Computer scientist, David Blei, from Columbia University in New York City, welcomes that invitation. “I don’t know anything about biology or medicine, but I know about machine learning,” he says. He’s keen to apply his skills in the life sciences, as evidenced by a project recently started with postdoc, Wesley Tansey, to model dose responses in high-throughput drug screens.

Blei offers a few cautionary notes for cancer biologists hoping to jump into AI. When it comes to making causal inferences from large observational datasets, he says, a basic AI model has certain flaws. Give an algorithm a task such as predicting which actors boost movie revenues, and it is likely to overestimate3 the importance of action stars since action movie franchises tend to earn more money than art-house dramas, regardless of the name on the billboard. Transpose this to more consequential applications in medicine, and it is clear that there is need for careful consideration of assumptions and probabilistic modelling when developing AI methods.

David Sontag, head of the MIT Clinical Machine Learning Group, echoes this point. “There’s a lot of subtlety in correctly applying machine learning in biomedical research,” he says.

Sontag’s own research has recently focused on analysing gene expression patterns in the bone marrow of patients with multiple myeloma. His team has identified putative disease subtypes defined by gene activity patterns and responses to treatment. “We want to build probabilistic models of disease progression that can help provide accurate prognoses and personalized treatment plans for patients,” says Rebecca Peyser, a data scientist in Sontag’s lab.

But while Peyser and Sontag have taken great care to ensure the integrity of their models, they emphasize that it is easy to make mistakes. Sontag warns that as cancer research makes increasing use of real-world evidence from electronic medical records and other sources, additional care needs to be taken to guarantee that any retrospective evaluation mimics how the algorithms would actually be used prospectively.

Still, even the best algorithms can draw spurious connections if given spurious kinds of training. “You have to care about the data-generating process — including the sources of noise and bias in recording and generating the data,” says Suchi Saria, an expert in machine learning and healthcare at Johns Hopkins University in Baltimore, Maryland. “If you don’t understand the data-generating process and reason about how it impacts your model, you’re probably in trouble.”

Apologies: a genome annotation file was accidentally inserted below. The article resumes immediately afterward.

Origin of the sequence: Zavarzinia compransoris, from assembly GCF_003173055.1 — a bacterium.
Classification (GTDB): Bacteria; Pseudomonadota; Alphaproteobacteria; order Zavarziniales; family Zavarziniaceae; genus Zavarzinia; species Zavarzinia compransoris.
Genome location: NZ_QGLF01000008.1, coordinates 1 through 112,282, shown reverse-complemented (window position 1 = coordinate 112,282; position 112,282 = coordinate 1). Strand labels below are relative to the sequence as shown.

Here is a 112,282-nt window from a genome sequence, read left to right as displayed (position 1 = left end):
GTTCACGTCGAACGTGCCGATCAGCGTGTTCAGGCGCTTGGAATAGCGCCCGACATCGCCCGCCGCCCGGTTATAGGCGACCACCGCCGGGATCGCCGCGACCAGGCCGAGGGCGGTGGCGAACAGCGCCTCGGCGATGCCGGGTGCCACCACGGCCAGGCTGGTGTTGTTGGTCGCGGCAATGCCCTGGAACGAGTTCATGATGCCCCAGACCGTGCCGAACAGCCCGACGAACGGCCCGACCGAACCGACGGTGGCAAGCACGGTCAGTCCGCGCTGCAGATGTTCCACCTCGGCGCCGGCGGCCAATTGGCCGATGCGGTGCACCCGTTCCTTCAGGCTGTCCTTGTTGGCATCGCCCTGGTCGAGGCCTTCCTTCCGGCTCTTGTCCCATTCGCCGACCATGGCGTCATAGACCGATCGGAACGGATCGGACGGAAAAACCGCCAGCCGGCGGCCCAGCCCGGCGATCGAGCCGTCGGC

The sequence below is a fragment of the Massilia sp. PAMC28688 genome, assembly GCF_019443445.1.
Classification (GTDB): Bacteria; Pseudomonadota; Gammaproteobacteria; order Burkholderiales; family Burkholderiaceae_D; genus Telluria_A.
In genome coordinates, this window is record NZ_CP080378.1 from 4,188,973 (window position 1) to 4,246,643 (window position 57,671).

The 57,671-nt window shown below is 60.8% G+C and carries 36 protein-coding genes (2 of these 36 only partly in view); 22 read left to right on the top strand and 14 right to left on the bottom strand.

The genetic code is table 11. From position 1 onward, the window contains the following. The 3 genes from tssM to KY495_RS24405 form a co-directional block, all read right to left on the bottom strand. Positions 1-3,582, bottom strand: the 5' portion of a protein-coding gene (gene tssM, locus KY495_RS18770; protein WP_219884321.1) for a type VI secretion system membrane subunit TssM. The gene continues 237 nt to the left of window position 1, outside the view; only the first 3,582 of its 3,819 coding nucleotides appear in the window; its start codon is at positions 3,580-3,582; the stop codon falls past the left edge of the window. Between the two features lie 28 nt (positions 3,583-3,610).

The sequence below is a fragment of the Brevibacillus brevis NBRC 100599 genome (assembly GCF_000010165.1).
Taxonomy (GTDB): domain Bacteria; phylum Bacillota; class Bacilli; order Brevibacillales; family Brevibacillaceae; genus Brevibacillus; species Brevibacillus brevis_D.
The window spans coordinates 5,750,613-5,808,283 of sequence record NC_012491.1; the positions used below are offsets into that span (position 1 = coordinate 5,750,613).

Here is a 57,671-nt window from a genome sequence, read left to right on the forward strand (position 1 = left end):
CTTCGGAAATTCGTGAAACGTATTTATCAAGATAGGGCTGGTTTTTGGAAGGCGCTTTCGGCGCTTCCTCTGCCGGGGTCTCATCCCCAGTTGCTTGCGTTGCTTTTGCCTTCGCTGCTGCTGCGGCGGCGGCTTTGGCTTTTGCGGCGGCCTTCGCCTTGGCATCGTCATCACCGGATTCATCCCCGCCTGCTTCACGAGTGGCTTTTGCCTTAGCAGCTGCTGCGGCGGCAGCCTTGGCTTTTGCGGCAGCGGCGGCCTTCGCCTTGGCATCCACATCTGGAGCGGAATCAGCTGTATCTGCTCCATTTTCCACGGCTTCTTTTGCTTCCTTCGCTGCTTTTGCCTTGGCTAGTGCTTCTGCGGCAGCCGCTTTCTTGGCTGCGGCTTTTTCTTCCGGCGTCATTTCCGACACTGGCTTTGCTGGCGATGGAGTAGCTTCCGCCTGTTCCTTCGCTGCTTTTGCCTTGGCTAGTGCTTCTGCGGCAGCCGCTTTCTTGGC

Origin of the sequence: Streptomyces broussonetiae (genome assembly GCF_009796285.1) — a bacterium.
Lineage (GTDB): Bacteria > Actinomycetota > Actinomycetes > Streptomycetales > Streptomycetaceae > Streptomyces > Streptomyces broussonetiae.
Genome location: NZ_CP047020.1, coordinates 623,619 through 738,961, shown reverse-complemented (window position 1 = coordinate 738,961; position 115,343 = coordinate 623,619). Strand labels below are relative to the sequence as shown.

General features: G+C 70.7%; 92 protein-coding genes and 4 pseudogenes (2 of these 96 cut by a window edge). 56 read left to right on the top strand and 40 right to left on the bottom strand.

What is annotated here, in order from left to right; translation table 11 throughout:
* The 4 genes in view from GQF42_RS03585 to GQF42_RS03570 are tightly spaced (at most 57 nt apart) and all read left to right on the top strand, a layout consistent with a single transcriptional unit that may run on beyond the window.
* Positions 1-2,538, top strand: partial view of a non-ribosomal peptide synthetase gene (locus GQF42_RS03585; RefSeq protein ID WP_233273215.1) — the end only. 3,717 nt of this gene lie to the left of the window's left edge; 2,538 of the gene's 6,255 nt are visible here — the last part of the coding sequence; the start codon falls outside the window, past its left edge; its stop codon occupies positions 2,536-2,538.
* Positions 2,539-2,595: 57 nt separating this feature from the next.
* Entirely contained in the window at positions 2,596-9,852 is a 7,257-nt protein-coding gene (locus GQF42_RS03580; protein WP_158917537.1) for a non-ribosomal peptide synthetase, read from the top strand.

Opportunities abound

Methodological pitfalls notwithstanding, AI algorithms are already beginning to affect cancer research and clinical care, such as early diagnosis and prevention, drug discovery, matching patients to clinical trials and treatment decisions.

Thomas Fuchs, a computational pathologist at MSK, predicts that one of the first clinical settings in which AI will see widespread adoption is in pathology. Scanned images of fixed and stained tissue samples represent “an enormously dense data modality”, he says. And as good as humans are at recognizing patterns in the cellular masses, he argues that expert clinicians and computers, together, can do even better.

To prove his point, Fuchs and his team trained and tested4 a deep learning model on more than 12,000 slides of prostate biopsies. “The model actually learns what prostate cancer looks like, without manual annotations,” Fuchs says. These results are presented in a slide viewer, offering a tool that’s akin to “Google Maps for histological slides”.

Already, many drug developers are routinely incorporating these kinds of computational pathology models into their clinical research programmes, relying on machine learning to, for example, quantify levels of biomarkers that may help explain why only some patients respond to immunotherapy.

Advanced computational techniques are also helping to stratify patients undergoing immunotherapy. Two years ago, a team led by Gunnar Rätsch, a data scientist at the Swiss Federal Institute of Technology in Zurich, created5 a tool that measures alternative splicing events in gene transcripts within tumours. This tool, he explains, can flag putative splice-associated neoantigens that may predict success rates to checkpoint inhibitors or, as Rätsch and his colleagues showed through a systematic analysis of tumours from 8,705 patients reported6 in August 2018, provide the basis for designing personalized cancer vaccines.

In a similar vein, computational immuno-oncologist John-William Sidhom, working with Drew Pardoll and Alexander Baras at Johns Hopkins, is applying deep learning to profile the so-called immune synapse — the interface between the immune cells that process signals from the tumour and those that respond by taking action against the rogue tissue — to better predict drug responses and guide therapeutic decision-making.

Sidhom’s analytical framework, known as a convolutional neural network, is more often used among cancer researchers to study diagnostic image data from radiology or pathology. But the same technologies can be applied to the immune synapse, which, Sidhom notes, “is a very important part of having a very potent and specific anti-cancer response”.